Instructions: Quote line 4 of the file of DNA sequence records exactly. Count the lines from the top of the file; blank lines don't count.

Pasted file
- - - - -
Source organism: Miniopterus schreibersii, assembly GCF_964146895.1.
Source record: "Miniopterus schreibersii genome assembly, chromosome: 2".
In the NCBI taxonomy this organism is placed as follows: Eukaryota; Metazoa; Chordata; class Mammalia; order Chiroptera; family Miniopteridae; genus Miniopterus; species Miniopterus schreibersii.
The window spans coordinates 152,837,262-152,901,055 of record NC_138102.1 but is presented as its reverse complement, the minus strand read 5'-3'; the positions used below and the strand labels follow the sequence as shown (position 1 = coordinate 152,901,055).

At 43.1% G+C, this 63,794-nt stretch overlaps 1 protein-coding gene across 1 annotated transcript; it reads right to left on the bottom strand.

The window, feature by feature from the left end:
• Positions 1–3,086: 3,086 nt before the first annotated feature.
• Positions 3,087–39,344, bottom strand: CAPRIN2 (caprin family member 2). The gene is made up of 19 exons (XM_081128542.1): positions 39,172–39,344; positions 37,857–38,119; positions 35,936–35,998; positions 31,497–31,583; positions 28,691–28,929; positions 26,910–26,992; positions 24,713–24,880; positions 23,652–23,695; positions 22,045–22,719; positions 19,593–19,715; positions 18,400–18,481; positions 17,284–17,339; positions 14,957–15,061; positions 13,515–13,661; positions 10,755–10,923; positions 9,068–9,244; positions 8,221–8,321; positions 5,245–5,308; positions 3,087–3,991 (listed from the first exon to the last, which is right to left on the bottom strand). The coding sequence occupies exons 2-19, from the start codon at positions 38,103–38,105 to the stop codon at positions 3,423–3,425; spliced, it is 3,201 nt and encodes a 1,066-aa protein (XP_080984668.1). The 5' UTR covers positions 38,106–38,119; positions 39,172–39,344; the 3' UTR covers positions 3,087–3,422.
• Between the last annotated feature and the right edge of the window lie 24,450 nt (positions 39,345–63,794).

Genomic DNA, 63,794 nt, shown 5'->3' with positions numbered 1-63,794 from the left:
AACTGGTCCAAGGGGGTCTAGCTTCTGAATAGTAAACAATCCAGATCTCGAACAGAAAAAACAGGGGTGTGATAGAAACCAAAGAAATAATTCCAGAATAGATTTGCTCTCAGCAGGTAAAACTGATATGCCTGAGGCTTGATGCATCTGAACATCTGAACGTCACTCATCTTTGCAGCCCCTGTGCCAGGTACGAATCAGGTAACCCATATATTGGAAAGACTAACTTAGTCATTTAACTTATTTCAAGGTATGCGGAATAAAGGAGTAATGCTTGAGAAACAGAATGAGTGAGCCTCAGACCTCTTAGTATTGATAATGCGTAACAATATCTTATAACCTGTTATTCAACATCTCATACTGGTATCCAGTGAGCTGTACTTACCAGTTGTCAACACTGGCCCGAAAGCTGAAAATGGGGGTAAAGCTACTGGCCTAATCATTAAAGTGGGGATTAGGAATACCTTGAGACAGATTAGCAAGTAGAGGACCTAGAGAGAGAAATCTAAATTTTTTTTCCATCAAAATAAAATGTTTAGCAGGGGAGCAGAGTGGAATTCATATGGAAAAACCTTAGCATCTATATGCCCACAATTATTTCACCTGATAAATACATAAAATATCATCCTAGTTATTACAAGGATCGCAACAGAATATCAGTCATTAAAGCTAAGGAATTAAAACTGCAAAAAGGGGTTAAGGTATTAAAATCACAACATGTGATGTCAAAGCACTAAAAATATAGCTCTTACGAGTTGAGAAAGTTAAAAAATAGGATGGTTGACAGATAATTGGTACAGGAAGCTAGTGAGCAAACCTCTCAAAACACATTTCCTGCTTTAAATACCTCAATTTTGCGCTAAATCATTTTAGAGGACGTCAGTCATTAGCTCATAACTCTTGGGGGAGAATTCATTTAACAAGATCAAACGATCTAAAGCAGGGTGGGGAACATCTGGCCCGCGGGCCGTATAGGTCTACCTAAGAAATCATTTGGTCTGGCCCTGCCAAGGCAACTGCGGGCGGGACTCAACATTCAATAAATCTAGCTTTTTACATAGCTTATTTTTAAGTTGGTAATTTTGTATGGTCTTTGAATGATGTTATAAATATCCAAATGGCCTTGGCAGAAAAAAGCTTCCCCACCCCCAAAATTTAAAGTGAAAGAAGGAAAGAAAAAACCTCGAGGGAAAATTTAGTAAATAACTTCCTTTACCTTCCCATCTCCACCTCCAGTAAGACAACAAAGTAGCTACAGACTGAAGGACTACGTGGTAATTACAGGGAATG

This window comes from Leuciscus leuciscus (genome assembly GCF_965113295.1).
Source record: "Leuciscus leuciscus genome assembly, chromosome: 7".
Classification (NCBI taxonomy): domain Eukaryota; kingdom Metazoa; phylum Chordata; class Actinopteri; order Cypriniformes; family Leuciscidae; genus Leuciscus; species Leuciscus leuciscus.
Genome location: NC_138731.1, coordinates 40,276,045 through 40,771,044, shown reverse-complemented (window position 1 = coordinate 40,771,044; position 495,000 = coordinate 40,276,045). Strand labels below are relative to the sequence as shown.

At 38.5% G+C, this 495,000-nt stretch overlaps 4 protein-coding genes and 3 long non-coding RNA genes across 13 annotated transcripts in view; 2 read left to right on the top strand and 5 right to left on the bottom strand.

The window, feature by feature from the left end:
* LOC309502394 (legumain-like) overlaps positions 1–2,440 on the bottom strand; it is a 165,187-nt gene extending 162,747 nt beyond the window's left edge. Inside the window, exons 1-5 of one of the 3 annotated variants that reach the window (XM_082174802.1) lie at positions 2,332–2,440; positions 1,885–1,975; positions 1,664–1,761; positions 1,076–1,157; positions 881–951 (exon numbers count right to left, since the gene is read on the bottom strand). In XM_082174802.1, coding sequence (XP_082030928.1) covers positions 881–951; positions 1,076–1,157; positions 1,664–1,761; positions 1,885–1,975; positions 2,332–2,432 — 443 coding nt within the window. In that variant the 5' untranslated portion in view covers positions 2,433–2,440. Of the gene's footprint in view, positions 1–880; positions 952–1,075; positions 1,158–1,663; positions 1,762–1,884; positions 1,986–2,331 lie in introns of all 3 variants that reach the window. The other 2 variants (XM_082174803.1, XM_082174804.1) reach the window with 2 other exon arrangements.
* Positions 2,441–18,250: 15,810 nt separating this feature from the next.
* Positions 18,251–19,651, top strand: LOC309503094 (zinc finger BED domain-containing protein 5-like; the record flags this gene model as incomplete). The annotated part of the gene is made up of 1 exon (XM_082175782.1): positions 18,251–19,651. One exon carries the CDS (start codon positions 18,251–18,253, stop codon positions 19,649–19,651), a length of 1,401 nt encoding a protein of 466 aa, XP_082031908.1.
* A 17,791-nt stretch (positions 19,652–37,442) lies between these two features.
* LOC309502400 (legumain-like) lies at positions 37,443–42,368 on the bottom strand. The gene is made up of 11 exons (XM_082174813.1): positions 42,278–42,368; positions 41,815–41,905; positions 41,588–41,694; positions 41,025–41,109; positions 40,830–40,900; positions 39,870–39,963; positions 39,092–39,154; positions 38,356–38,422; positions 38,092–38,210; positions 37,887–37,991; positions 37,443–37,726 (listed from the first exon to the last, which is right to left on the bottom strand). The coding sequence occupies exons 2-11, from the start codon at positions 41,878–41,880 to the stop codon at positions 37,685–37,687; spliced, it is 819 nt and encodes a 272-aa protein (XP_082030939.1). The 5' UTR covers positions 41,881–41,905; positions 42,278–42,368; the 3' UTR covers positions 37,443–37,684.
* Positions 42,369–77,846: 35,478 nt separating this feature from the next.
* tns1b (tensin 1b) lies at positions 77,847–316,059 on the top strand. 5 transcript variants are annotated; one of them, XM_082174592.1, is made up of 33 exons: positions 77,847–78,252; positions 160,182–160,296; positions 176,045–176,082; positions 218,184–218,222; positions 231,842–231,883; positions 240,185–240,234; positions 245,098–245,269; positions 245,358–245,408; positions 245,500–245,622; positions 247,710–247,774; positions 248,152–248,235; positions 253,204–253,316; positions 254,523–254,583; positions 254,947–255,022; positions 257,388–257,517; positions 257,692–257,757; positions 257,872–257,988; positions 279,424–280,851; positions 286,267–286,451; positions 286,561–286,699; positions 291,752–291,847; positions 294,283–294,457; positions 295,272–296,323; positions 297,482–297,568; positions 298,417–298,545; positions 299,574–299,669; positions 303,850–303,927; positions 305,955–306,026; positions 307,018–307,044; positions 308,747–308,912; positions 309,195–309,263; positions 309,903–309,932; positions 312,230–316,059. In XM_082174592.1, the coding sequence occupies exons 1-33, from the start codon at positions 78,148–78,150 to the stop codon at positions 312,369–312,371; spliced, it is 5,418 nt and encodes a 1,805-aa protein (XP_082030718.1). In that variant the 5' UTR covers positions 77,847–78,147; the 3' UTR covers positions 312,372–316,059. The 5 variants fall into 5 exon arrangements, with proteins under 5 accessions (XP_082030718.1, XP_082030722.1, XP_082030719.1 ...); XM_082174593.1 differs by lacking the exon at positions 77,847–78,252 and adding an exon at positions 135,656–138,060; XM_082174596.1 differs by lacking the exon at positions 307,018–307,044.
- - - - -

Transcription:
The window spans coordinates 152,837,262-152,901,055 of record NC_138102.1 but is presented as its reverse complement, the minus strand read 5'-3'; the positions used below and the strand labels follow the sequence as shown (position 1 = coordinate 152,901,055).